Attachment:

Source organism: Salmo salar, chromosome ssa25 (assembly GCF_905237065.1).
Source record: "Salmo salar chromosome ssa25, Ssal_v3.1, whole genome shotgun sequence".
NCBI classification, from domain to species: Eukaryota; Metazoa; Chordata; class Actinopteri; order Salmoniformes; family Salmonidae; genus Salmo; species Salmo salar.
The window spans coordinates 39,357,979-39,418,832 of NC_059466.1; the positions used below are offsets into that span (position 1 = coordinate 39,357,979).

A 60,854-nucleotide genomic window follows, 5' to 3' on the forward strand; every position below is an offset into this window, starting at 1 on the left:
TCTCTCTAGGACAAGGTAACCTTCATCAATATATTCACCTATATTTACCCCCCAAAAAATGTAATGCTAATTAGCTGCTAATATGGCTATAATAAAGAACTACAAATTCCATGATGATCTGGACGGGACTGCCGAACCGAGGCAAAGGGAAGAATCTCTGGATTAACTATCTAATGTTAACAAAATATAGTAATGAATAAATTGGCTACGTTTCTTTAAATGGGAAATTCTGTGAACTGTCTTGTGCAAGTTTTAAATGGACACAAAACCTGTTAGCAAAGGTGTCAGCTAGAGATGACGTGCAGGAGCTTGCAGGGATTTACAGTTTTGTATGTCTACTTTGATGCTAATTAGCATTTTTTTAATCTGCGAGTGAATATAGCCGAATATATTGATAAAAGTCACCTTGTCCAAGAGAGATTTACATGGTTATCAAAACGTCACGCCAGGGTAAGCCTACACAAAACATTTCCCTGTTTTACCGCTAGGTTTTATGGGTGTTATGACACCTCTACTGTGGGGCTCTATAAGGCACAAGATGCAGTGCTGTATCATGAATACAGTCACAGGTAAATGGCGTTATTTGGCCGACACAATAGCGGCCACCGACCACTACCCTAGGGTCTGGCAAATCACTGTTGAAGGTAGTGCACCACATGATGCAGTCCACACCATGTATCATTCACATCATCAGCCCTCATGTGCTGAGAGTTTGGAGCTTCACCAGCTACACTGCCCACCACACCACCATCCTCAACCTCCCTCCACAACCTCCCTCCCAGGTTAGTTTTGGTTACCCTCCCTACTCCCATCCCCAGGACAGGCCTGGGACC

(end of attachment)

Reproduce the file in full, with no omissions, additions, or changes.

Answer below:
Source organism: Salmo salar, chromosome ssa25 (assembly GCF_905237065.1).
Source record: "Salmo salar chromosome ssa25, Ssal_v3.1, whole genome shotgun sequence".
NCBI classification, from domain to species: Eukaryota; Metazoa; Chordata; class Actinopteri; order Salmoniformes; family Salmonidae; genus Salmo; species Salmo salar.
The window spans coordinates 39,357,979-39,418,832 of NC_059466.1; the positions used below are offsets into that span (position 1 = coordinate 39,357,979).

A 60,854-nucleotide genomic window follows, 5' to 3' on the forward strand; every position below is an offset into this window, starting at 1 on the left:
TCTCTCTAGGACAAGGTAACCTTCATCAATATATTCACCTATATTTACCCCCCAAAAAATGTAATGCTAATTAGCTGCTAATATGGCTATAATAAAGAACTACAAATTCCATGATGATCTGGACGGGACTGCCGAACCGAGGCAAAGGGAAGAATCTCTGGATTAACTATCTAATGTTAACAAAATATAGTAATGAATAAATTGGCTACGTTTCTTTAAATGGGAAATTCTGTGAACTGTCTTGTGCAAGTTTTAAATGGACACAAAACCTGTTAGCAAAGGTGTCAGCTAGAGATGACGTGCAGGAGCTTGCAGGGATTTACAGTTTTGTATGTCTACTTTGATGCTAATTAGCATTTTTTTAATCTGCGAGTGAATATAGCCGAATATATTGATAAAAGTCACCTTGTCCAAGAGAGATTTACATGGTTATCAAAACGTCACGCCAGGGTAAGCCTACACAAAACATTTCCCTGTTTTACCGCTAGGTTTTATGGGTGTTATGACACCTCTACTGTGGGGCTCTATAAGGCACAAGATGCAGTGCTGTATCATGAATACAGTCACAGGTAAATGGCGTTATTTGGCCGACACAATAGCGGCCACCGACCACTACCCTAGGGTCTGGCAAATCACTGTTGAAGGTAGTGCACCACATGATGCAGTCCACACCATGTATCATTCACATCATCAGCCCTCATGTGCTGAGAGTTTGGAGCTTCACCAGCTACACTGCCCACCACACCACCATCCTCAACCTCCCTCCACAACCTCCCTCCCAGGTTAGTTTTGGTTACCCTCCCTACTCCCATCCCCAGGACAGGCCTGGGACC